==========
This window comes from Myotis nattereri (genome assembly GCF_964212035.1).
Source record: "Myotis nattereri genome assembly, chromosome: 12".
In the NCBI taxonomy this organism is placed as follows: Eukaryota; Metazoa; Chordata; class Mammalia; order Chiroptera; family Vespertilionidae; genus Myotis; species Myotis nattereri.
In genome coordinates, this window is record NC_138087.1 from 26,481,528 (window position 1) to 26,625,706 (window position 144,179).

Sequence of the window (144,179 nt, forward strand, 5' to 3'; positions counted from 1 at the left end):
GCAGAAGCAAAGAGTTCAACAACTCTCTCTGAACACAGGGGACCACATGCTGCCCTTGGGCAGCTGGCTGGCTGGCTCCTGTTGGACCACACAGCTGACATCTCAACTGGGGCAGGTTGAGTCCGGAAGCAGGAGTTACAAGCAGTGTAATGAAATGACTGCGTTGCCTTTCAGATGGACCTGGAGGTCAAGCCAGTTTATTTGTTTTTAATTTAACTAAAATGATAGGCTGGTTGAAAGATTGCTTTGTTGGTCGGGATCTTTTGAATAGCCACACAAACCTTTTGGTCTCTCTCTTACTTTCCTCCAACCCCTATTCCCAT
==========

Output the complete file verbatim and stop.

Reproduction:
This window comes from Myotis nattereri (genome assembly GCF_964212035.1).
Source record: "Myotis nattereri genome assembly, chromosome: 12".
In the NCBI taxonomy this organism is placed as follows: Eukaryota; Metazoa; Chordata; class Mammalia; order Chiroptera; family Vespertilionidae; genus Myotis; species Myotis nattereri.
In genome coordinates, this window is record NC_138087.1 from 26,481,528 (window position 1) to 26,625,706 (window position 144,179).

Sequence of the window (144,179 nt, forward strand, 5' to 3'; positions counted from 1 at the left end):
GCAGAAGCAAAGAGTTCAACAACTCTCTCTGAACACAGGGGACCACATGCTGCCCTTGGGCAGCTGGCTGGCTGGCTCCTGTTGGACCACACAGCTGACATCTCAACTGGGGCAGGTTGAGTCCGGAAGCAGGAGTTACAAGCAGTGTAATGAAATGACTGCGTTGCCTTTCAGATGGACCTGGAGGTCAAGCCAGTTTATTTGTTTTTAATTTAACTAAAATGATAGGCTGGTTGAAAGATTGCTTTGTTGGTCGGGATCTTTTGAATAGCCACACAAACCTTTTGGTCTCTCTCTTACTTTCCTCCAACCCCTATTCCCAT